Zinc carbonate (ZnCO3), a mineral that was the main source of zinc until the 1880s, when it was substituted by sphalerite, is Smithsonite, also known as turkey fat or zinc spar. It is a secondary mineral mainly formed in the presence of CO2 by the weathering and alteration of sphalerite. The oxidized zone of hydrothermal zinc deposits is typical of this. Historically, before it was known that they were two distinct minerals, smithsonite was associated with hemimorphite. In appearance, the two minerals are very similar and the name calamine for both has been used, leading to some misunderstanding. Today it is a small zinc ore, but it was one of the most important ores in the early days of metallurgy. Brown, gray, white, green, and yellow is the standard Smithsonite colors. Translucent specimens are favorites of mineral collectors in bright blue, green, pink, and yellow colors. Smithsonite is also cut into gems for collection and used as an ornamental stone.
In its crystallized form, which is rhombohedral shaped, it is very difficult to find this mineral. In the Upper Mississippi Valley zinc-lead area located in the southwestern part of the state, the mineral is common. In honor of the English chemist and mineralogist James Smithson (c.1765-1829), whose legacy founded the Smithsonian Institution and who first described the mineral in 1802, François Sulpice Beudant named the distinct mineral smithsonite in 1832. This is the same James Smithson who was the Smithsonian Institution’s founding donor. In Greece, Australia, South Africa, Mexico, and the USA, deposits of this unique zinc mineral have been identified.
Smithsonite is a secondary mineral present in many large zinc deposits in the rocks above and around them. Such occurrences of smithsonite are sometimes seen on the surface or at shallow depths. It is usually found as a secondary mineral or alteration product of primary zinc minerals in the oxidized zone of ore deposits. There are large deposits of Laurium, Greece; Bytom and Tarnowskie Góry, Pol.; Sardinia, Italy; and Leadville, Colo., USA. One of the earliest zinc minerals to be found and mined by pioneering metallurgists was Smithsonite. It is a trigonal mineral of variable color that is only rarely present in well-formed crystals. Like earthy botryoidal masses, the usual habit is It has a hardness of Mohs 4.5 and a particular gravity of 4.4 to 4.5.
In a number of habits, the smithsonite of the Upper Mississippi Valley zinc-lead district occurs. These include strong white masses known as “dry bone ore,” large rather cellular masses and rock coatings known as “sheet ore,” and yellowish plates and fragments known as “skull ore.” Many smithsonite originates from the primary mineral of a deposit, which is also sphalerite, when weathering releases zinc. Zinc ore oxidized in the presence of carbon dioxide will lead to smithsonite being formed. This smithsonite is a secondary mineral that is mostly present on land rock as crack fillings and botryoidal coatings. An excellent example of a secondary mineral is Smithsonite, formed from redeposited zinc.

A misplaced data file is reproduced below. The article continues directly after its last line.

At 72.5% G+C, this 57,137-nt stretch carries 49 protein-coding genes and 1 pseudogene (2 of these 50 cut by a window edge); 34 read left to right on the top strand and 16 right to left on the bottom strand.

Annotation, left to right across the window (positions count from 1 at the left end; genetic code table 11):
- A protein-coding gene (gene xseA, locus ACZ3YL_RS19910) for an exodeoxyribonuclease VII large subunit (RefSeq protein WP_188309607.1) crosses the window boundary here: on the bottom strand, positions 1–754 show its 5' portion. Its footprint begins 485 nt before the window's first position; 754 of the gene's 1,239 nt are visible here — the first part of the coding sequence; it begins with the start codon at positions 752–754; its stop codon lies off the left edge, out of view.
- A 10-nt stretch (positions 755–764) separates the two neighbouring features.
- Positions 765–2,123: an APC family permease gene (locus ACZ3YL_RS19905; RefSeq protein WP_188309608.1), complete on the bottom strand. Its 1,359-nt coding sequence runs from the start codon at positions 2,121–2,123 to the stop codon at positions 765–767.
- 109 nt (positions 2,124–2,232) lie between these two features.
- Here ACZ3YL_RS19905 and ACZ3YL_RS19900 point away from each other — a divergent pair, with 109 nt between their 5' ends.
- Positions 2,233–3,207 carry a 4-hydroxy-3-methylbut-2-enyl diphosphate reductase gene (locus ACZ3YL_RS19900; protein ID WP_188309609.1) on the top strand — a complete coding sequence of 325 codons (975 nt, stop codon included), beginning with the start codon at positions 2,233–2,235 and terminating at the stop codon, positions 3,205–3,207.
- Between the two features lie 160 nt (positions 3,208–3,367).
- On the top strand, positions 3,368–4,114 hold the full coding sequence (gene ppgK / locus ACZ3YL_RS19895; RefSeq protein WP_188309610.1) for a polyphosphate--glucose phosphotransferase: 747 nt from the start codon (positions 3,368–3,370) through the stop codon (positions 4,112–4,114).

Smithsonite is a good stone to soothe our minds and relax our feelings. When feelings can feel overwhelming, it drives one’s mind into a state of clarity. In order to move on from any and all negative circumstances, this crystal drives one to find resolution. Like pleasant crystals, Smithsonite is almost never found. Botryoidal coatings are a typical mode of occurrence on rocks and fractures. Another mode of occurrence with a honeycomb-like structure is known as dry-bone ore, an impure and friable variety of smithsonite. Smithsonite occurs often in carbonate rocks as replacement bodies and can constitute zinc ore as well. Hemimorphite, willemite, hydrozincite, cerussite, malachite, azurite, aurichalcite and anglesite are commonly found in association.
Smithsonite is often cut into faceted gems and cabochons with excellent color and clarity. It is rarely used in jewelry because it has a hardness of Mohs of just 4 to 4.5 and even with diligent wear it can be easily scratched and abraded. To help one conquer anxiety, depression, low energy, and shyness, this stone is a great ally. Smithsonite brings an inward reflection to one and helps to bring out a profound intensity that one may not know existed. Showing one the strength they have inside will help to find the confidence and self-esteem to step on through the most daunting challenges in life. Smithsonite forms two small solid solution sequences, with the replacement of rhodochrosite-conducing manganese and siderite-conducing iron. Owing to the intergrowth of iron oxides from the oxidation of abundant pyrite and marcasite in the soils, the content is sometimes ocherous. Tiny colorless to white rhombohedral crystals, stalactitic, fibrous coatings, and green to yellow pearly reniform coatings are also known in small vugs. After calcite, the pseudomorphs may be in either rhombohedral or scalenohedral forms and may be partly hollow where the remaining calcite has been leached away.